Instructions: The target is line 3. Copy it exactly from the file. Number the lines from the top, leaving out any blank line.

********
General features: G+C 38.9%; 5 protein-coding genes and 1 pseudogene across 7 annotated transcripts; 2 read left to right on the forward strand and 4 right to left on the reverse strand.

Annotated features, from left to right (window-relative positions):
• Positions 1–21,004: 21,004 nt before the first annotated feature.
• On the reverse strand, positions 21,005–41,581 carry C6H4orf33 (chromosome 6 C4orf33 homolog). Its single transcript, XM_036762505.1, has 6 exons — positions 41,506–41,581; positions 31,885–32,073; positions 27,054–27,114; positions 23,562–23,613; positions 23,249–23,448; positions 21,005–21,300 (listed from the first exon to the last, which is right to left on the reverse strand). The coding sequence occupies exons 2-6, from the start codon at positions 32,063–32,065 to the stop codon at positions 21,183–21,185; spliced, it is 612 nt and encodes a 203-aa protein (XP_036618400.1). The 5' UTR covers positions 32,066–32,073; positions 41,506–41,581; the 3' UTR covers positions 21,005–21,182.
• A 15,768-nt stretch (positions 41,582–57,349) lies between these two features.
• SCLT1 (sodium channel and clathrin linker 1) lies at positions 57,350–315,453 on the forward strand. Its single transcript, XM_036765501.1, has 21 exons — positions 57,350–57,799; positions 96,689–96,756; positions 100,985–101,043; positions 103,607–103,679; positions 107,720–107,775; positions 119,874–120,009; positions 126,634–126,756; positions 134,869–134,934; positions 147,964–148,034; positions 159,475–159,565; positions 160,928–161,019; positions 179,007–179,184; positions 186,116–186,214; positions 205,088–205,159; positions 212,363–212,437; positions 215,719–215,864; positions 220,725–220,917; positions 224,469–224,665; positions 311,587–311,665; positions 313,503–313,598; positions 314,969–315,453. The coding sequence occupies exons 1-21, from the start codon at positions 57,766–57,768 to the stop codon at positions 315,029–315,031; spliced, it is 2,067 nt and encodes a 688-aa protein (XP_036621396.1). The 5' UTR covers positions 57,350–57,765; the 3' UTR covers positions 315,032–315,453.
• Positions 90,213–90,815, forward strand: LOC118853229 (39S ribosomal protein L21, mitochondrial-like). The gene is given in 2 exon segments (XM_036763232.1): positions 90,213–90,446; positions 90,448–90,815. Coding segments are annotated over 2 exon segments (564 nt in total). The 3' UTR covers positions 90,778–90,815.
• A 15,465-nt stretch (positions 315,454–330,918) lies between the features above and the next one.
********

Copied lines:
• Positions 1–21,004: 21,004 nt before the first annotated feature.